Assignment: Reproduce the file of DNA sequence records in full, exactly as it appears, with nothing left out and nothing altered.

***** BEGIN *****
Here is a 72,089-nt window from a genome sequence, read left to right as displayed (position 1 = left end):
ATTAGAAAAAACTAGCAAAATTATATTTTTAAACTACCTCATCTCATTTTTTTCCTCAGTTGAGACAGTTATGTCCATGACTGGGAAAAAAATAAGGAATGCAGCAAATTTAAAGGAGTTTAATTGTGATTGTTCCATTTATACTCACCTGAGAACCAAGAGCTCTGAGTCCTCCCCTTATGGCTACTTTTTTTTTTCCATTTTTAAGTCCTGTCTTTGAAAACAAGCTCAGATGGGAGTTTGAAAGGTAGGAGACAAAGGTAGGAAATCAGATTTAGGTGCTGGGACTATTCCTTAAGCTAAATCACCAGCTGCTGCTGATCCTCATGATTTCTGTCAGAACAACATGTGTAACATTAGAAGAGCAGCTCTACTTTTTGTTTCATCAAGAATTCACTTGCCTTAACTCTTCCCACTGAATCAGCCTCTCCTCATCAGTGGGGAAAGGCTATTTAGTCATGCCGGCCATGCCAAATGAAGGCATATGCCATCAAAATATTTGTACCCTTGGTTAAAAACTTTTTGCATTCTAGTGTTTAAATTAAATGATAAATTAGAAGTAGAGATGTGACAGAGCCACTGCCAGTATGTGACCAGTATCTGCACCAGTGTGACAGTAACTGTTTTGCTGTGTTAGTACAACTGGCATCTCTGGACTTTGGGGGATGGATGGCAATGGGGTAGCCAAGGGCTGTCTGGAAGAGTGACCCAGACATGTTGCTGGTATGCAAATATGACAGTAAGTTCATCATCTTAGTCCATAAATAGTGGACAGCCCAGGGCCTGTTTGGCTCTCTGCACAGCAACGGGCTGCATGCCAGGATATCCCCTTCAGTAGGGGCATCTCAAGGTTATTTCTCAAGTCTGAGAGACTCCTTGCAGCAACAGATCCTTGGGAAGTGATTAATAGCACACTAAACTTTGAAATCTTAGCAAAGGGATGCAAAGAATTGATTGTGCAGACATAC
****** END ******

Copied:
Here is a 72,089-nt window from a genome sequence, read left to right as displayed (position 1 = left end):
ATTAGAAAAAACTAGCAAAATTATATTTTTAAACTACCTCATCTCATTTTTTTCCTCAGTTGAGACAGTTATGTCCATGACTGGGAAAAAAATAAGGAATGCAGCAAATTTAAAGGAGTTTAATTGTGATTGTTCCATTTATACTCACCTGAGAACCAAGAGCTCTGAGTCCTCCCCTTATGGCTACTTTTTTTTTTCCATTTTTAAGTCCTGTCTTTGAAAACAAGCTCAGATGGGAGTTTGAAAGGTAGGAGACAAAGGTAGGAAATCAGATTTAGGTGCTGGGACTATTCCTTAAGCTAAATCACCAGCTGCTGCTGATCCTCATGATTTCTGTCAGAACAACATGTGTAACATTAGAAGAGCAGCTCTACTTTTTGTTTCATCAAGAATTCACTTGCCTTAACTCTTCCCACTGAATCAGCCTCTCCTCATCAGTGGGGAAAGGCTATTTAGTCATGCCGGCCATGCCAAATGAAGGCATATGCCATCAAAATATTTGTACCCTTGGTTAAAAACTTTTTGCATTCTAGTGTTTAAATTAAATGATAAATTAGAAGTAGAGATGTGACAGAGCCACTGCCAGTATGTGACCAGTATCTGCACCAGTGTGACAGTAACTGTTTTGCTGTGTTAGTACAACTGGCATCTCTGGACTTTGGGGGATGGATGGCAATGGGGTAGCCAAGGGCTGTCTGGAAGAGTGACCCAGACATGTTGCTGGTATGCAAATATGACAGTAAGTTCATCATCTTAGTCCATAAATAGTGGACAGCCCAGGGCCTGTTTGGCTCTCTGCACAGCAACGGGCTGCATGCCAGGATATCCCCTTCAGTAGGGGCATCTCAAGGTTATTTCTCAAGTCTGAGAGACTCCTTGCAGCAACAGATCCTTGGGAAGTGATTAATAGCACACTAAACTTTGAAATCTTAGCAAAGGGATGCAAAGAATTGATTGTGCAGACATAC